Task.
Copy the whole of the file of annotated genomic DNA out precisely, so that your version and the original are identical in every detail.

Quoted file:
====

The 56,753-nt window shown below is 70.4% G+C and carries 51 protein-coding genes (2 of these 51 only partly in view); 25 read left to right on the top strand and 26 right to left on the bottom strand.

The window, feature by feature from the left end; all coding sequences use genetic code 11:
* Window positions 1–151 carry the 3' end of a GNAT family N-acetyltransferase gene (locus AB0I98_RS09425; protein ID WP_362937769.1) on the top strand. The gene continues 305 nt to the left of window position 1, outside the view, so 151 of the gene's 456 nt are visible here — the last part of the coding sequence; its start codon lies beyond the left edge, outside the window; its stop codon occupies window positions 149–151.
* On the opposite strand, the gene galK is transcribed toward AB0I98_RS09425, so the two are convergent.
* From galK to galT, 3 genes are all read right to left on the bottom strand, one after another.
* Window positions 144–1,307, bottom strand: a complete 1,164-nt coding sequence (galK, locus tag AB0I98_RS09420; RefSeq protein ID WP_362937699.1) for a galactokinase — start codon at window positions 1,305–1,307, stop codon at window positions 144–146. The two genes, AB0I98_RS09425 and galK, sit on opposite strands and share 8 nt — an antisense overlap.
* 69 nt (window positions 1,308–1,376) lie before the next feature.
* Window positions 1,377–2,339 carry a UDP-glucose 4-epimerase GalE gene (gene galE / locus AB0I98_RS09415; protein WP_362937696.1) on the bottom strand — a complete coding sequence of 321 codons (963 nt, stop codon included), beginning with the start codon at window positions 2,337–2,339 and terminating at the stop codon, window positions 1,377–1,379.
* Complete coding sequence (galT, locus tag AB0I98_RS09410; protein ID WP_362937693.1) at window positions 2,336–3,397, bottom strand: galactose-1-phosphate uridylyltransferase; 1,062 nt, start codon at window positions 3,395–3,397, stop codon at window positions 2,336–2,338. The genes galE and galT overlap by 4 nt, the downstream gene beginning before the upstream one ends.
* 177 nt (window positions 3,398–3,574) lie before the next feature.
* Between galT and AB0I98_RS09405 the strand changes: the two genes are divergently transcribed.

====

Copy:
The 56,753-nt window shown below is 70.4% G+C and carries 51 protein-coding genes (2 of these 51 only partly in view); 25 read left to right on the top strand and 26 right to left on the bottom strand.

The window, feature by feature from the left end; all coding sequences use genetic code 11:
* Window positions 1–151 carry the 3' end of a GNAT family N-acetyltransferase gene (locus AB0I98_RS09425; protein ID WP_362937769.1) on the top strand. The gene continues 305 nt to the left of window position 1, outside the view, so 151 of the gene's 456 nt are visible here — the last part of the coding sequence; its start codon lies beyond the left edge, outside the window; its stop codon occupies window positions 149–151.
* On the opposite strand, the gene galK is transcribed toward AB0I98_RS09425, so the two are convergent.
* From galK to galT, 3 genes are all read right to left on the bottom strand, one after another.
* Window positions 144–1,307, bottom strand: a complete 1,164-nt coding sequence (galK, locus tag AB0I98_RS09420; RefSeq protein ID WP_362937699.1) for a galactokinase — start codon at window positions 1,305–1,307, stop codon at window positions 144–146. The two genes, AB0I98_RS09425 and galK, sit on opposite strands and share 8 nt — an antisense overlap.
* 69 nt (window positions 1,308–1,376) lie before the next feature.
* Window positions 1,377–2,339 carry a UDP-glucose 4-epimerase GalE gene (gene galE / locus AB0I98_RS09415; protein WP_362937696.1) on the bottom strand — a complete coding sequence of 321 codons (963 nt, stop codon included), beginning with the start codon at window positions 2,337–2,339 and terminating at the stop codon, window positions 1,377–1,379.
* Complete coding sequence (galT, locus tag AB0I98_RS09410; protein ID WP_362937693.1) at window positions 2,336–3,397, bottom strand: galactose-1-phosphate uridylyltransferase; 1,062 nt, start codon at window positions 3,395–3,397, stop codon at window positions 2,336–2,338. The genes galE and galT overlap by 4 nt, the downstream gene beginning before the upstream one ends.
* 177 nt (window positions 3,398–3,574) lie before the next feature.
* Between galT and AB0I98_RS09405 the strand changes: the two genes are divergently transcribed.